Here's The Outrageous Pay Rise Gap Between Our Soldiers Fighting Overseas And The Politicians Who Send Them There

Prime Minister Tony Abbott greets ADF personnel. Photo: Getty Images

With Australian troops in the United Arab Emirates awaiting deployment to Iraq, the Federal Government has revealed its “ridiculous” salary package offer for Australian Defence Force (ADF) personnel.

ADF personnel are outraged after they were told they must sacrifice some Christmas and recreational leave, as well as other benefits, for a pay rise of just 1.5% annually – below inflation – over the next three years.

In contrast, MP salaries have increased more than 30% over the last three years. Australia’s 57,000 Defence members received 9 per cent over three years.

Under the current pay scheme, a non-commissioned soldier in the Australian Army earns about $59,500 annually (including uniform and service allowances). A mid-ranking infantry officer takes home around $84,000 (inc. uniform and allowances).

In June 2013, the Remuneration Tribunal increased the base salary of Australian parliamentary Senators and MPs by 2.4% to $195,000.

An increase of 31.3% in March 2012 resulted in a significant increase in the value of the salary being 2.8 times the average annual Australian wage – the highest level in 37 years. The 10-year average pay rise is just under 7% annually.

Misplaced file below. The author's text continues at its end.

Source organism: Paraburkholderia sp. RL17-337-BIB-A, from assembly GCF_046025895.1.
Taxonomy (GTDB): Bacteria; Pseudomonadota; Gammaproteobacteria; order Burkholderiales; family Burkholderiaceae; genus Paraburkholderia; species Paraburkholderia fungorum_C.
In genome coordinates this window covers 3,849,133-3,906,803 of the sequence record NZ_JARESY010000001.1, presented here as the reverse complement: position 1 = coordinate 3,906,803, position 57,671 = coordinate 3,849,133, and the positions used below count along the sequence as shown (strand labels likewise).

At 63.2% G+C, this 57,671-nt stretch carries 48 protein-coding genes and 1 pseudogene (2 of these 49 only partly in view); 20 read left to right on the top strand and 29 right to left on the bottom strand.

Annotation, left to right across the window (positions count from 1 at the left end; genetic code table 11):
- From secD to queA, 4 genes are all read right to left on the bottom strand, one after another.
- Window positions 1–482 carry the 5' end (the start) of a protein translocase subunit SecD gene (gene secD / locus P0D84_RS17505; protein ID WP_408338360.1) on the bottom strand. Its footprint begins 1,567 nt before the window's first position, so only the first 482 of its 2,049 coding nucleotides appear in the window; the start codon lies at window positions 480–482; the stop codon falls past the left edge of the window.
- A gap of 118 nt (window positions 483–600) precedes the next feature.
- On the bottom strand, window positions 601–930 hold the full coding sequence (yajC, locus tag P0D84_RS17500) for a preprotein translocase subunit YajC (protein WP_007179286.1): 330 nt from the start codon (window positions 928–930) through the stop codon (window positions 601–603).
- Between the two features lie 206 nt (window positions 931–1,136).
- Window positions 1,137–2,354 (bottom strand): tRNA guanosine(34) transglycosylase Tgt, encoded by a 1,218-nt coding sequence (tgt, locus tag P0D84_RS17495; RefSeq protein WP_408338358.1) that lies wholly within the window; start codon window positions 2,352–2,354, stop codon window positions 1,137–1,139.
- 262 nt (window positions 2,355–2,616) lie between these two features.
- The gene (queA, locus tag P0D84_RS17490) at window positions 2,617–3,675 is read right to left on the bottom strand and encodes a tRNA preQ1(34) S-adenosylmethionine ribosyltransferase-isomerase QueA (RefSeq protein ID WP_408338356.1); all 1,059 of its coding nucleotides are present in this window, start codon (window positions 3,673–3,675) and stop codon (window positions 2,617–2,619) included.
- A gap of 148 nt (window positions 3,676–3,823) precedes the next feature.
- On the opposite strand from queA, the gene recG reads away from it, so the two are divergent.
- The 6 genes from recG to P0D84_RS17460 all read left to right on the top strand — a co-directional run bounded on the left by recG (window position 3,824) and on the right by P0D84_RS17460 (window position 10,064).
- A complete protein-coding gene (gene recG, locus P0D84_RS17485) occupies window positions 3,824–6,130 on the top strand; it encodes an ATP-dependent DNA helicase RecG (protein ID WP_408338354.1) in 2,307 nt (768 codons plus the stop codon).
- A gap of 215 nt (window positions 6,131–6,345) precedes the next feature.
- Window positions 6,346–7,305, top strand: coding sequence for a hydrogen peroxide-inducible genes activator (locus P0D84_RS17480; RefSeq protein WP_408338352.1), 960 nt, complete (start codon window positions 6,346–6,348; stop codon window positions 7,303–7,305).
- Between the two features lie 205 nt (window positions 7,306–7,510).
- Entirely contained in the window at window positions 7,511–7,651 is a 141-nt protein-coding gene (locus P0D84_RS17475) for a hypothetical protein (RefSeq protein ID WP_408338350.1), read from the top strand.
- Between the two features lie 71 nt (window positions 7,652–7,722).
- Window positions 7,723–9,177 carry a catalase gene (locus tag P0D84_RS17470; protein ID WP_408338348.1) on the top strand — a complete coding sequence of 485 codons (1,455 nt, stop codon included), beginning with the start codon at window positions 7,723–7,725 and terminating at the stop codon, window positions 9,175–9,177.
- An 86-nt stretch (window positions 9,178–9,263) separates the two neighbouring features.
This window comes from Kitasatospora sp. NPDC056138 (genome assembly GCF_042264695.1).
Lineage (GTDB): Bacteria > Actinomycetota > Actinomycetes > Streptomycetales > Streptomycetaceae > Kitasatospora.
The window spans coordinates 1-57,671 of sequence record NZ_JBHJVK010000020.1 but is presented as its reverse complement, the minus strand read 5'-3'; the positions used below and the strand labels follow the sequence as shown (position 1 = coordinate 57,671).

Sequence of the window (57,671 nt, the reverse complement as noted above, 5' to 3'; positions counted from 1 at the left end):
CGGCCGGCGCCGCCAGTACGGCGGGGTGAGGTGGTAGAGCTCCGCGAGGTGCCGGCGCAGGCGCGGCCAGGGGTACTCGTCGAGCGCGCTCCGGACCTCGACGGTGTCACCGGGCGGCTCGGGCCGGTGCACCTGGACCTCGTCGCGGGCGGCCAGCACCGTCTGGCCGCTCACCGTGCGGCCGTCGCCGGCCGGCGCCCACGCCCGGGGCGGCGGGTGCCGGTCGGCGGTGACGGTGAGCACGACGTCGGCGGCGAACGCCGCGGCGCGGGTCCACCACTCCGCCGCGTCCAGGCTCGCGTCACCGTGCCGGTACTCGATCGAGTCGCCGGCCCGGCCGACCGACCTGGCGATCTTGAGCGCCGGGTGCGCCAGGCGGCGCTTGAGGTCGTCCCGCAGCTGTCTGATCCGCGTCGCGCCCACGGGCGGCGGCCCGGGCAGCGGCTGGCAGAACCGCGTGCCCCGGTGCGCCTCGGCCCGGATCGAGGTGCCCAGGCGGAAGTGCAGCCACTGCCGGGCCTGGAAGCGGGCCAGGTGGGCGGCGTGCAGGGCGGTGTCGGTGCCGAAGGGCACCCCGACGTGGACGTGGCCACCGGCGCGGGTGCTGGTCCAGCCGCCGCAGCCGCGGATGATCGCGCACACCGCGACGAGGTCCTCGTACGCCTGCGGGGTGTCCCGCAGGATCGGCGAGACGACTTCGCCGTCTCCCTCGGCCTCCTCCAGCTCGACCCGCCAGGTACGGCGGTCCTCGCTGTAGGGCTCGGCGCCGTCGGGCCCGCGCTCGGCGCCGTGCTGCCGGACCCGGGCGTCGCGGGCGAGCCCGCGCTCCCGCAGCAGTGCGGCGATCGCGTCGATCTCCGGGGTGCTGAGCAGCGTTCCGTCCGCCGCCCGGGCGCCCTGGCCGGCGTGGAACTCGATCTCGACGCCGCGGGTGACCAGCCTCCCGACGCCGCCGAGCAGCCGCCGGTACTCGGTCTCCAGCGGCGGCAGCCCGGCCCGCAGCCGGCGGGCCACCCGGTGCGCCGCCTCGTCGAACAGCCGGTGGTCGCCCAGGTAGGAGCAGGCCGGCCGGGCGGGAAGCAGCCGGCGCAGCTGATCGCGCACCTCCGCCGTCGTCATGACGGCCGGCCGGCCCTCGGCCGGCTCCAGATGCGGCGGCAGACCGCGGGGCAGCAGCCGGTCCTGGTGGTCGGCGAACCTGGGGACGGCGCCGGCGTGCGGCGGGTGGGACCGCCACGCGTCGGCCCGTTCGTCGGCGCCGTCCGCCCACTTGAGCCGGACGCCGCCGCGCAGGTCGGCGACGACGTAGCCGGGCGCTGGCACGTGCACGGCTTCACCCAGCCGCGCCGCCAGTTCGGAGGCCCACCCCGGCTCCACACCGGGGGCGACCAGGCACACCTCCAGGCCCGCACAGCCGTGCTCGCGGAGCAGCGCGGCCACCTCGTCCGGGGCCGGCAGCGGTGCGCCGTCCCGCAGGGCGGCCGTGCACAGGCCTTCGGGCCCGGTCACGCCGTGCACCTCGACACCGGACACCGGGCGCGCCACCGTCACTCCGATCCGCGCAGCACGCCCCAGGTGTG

Australian politicians are among the best paid in the world. PM Tony Abbott takes home more than $500,000 a year and while you may think he’s worth every penny, the leader of the free world, aka the US President, makes about AU$455,000, and the British PM a modest AU$260,000.

MPs get $268 tax-free for every night they spend in Canberra and a range of other perks and allowances.

Just a handful of the Australian Parliament’s 226 politicians have served in the armed forces. Most notable are a trio from Tasmania – Liberal Andrew Nikolic, whose 30-year army career saw him rise to brigadier, Palmer United senator Jacqui Lambie, and former intel officer and whistleblower Andrew Wilkie – and Duntroon-trained South Australian MP Stuart Roberts.

Earlier this week, Senator Lambie called for Defence Minister David Johnston’s resignation in response to the Government’s ADF pay offer.

“The current ADF workplace remuneration offer is a disgusting, cowardly act – at a time in our nation’s history when again actions count more than words,” Lambie said.

“These are decisions prompted by men who have never served their country, worn the uniform or been prepared to take a round for Australia.”

Lambie pledged to discuss the offer at the next sitting of Parliament and the Senate Estimates hearing into defence spending.

Parliamentary base salary compared with average wages:

Table; Australian Parliamentary Library research paper 2013-2014

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